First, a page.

Will Climate Change Affect El Niño?
April 22, 2010 By Nikolas Kozloff
As an alternative climate summit gets underway in the Bolivian city of Cochabamba, many in the Andean region are wondering how they will cope with El Niño, a cyclical meteorological phenomenon in which Pacific Ocean surface temperatures rise and have repercussions on weather around the world. El Niño takes place irregularly about every two to seven years and lasts from 12 to 18 months.
In Peru, El Niño may trigger rainfall along the northern coast as well as intense rains over short periods in the country’s southern mountains. This year, torrential El Niño rains killed dozens of people and destroyed thousands of homes. The worst precipitation occurred in the south around Cuzco, where a month’s worth of rain fell in a matter of three days.
El Niño and the Climate Connection
Could global warming have something to do with the recent natural disaster? El Niño is a natural phenomenon, but some are worried that climate change could now be altering the cycle in fundamental ways. Despite technological advances, some experts still say it’s difficult to forecast the relative severity of future El Niños because the existing climate models don’t simulate the dramatic weather phenomenon very well.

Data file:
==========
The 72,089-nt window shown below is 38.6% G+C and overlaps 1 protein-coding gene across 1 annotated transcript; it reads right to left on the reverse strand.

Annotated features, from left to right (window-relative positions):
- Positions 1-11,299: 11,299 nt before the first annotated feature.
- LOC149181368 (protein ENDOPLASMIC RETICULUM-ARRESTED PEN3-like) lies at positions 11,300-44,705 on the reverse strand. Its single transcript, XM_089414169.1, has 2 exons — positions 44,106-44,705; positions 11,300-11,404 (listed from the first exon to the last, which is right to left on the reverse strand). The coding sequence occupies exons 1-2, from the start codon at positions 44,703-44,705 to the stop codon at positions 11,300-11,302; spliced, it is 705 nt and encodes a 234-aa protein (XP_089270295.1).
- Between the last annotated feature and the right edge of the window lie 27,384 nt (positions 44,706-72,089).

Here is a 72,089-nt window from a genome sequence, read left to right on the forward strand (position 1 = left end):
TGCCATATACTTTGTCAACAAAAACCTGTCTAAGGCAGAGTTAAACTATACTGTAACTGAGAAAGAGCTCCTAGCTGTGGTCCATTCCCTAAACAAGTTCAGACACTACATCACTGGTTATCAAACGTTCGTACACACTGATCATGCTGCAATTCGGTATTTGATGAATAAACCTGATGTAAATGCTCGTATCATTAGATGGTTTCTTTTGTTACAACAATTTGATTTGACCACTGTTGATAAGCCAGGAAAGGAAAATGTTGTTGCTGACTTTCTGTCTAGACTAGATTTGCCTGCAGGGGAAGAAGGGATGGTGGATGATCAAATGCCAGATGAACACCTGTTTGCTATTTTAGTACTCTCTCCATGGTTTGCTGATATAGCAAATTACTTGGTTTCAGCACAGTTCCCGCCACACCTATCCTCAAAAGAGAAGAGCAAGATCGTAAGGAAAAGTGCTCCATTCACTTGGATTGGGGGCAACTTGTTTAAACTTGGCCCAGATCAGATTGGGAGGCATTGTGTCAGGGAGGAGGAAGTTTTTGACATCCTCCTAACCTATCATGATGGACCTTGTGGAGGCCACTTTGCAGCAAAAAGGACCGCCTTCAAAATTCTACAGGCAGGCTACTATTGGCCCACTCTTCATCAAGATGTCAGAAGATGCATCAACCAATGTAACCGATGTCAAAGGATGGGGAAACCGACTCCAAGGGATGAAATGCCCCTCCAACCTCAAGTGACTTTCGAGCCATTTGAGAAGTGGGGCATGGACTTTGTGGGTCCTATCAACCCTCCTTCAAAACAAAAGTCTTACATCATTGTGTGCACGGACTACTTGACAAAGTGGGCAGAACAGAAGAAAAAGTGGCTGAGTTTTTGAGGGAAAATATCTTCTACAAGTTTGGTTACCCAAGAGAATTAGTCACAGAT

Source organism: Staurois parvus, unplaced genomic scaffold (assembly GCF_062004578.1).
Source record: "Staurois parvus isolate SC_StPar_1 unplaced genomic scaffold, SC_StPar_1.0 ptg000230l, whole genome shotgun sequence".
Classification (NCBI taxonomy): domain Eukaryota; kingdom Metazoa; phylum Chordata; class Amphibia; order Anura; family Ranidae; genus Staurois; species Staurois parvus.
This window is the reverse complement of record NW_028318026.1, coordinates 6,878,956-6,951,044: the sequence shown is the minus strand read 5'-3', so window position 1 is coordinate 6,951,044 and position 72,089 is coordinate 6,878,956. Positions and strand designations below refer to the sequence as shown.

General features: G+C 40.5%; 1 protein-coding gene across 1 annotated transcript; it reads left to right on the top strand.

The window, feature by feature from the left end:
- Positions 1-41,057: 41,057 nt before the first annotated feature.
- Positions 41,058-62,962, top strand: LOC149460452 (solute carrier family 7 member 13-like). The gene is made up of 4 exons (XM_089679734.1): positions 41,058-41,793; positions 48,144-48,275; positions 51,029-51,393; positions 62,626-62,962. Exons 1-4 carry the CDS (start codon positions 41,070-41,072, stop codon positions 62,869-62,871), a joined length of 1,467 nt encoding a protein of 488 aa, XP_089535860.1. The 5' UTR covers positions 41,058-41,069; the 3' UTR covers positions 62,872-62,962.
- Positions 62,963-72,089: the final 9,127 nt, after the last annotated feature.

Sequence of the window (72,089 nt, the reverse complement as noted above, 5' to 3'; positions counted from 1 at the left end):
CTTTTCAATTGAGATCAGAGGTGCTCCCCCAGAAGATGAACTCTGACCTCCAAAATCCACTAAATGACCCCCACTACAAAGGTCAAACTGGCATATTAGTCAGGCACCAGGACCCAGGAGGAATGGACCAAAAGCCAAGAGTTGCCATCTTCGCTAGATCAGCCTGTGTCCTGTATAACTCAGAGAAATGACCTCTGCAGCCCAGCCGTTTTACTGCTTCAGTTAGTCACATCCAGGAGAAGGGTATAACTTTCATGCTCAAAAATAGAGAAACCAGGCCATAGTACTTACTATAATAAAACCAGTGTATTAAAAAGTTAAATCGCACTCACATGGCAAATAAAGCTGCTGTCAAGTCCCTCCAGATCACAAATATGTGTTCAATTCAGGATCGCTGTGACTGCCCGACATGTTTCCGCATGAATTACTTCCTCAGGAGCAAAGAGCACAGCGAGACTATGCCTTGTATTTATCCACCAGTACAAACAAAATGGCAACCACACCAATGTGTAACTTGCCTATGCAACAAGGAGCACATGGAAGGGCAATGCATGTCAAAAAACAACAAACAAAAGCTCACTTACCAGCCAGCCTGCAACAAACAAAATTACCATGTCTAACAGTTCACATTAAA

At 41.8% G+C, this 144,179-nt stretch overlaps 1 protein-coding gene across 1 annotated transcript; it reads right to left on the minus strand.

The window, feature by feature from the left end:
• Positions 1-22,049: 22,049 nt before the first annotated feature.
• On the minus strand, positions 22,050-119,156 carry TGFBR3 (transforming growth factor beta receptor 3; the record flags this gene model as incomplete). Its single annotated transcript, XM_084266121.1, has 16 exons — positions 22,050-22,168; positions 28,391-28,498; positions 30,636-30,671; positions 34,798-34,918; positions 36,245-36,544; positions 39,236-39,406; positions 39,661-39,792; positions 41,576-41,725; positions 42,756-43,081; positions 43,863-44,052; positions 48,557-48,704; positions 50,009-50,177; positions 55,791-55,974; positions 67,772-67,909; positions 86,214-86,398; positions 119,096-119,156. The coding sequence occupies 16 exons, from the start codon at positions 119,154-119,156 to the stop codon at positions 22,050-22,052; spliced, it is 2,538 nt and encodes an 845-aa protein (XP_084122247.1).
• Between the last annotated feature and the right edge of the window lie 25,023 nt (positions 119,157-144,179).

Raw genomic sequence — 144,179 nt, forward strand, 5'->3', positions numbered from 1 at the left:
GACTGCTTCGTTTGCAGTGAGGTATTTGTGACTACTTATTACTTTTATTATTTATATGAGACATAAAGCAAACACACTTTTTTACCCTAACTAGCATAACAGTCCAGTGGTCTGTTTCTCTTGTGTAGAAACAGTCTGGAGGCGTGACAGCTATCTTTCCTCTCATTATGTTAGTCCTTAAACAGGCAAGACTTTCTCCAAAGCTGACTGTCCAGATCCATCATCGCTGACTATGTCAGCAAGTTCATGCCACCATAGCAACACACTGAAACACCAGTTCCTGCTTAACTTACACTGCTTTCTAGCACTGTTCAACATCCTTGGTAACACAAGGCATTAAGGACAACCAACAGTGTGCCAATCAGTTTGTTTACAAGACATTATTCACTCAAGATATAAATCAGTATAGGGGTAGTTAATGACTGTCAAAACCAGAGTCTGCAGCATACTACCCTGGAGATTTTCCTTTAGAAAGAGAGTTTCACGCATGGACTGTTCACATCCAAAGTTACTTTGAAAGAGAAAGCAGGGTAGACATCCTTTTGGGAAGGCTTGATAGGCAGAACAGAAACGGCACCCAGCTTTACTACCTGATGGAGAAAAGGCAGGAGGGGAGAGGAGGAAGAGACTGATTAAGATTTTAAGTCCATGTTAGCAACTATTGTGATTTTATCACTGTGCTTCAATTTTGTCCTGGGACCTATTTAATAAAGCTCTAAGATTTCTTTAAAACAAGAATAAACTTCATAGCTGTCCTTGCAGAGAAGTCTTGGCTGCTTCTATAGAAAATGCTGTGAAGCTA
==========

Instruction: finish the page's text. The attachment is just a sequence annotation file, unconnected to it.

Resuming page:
Other scientists, however, warn that we are playing with fire. Recently, an international team warned that El Niño will become more intense and imperil sensitive ecosystems like the Amazon. The experts have become so alarmed that they have called for an early warning system to monitor such fragile ecosystems.
Meanwhile there’s been a growing scientific agreement about the increasing frequency of El Niños. The organization that sets the bar for scientific research on climate change is the United Nations Environment Program’s Intergovernmental Panel on Climate Change (IPCC). But some scientists, such as Dr. Philip Fearnside of Brazil’s National Institute for Research in the Amazon, say that the group has been very conservative in the way that it ratifies reports.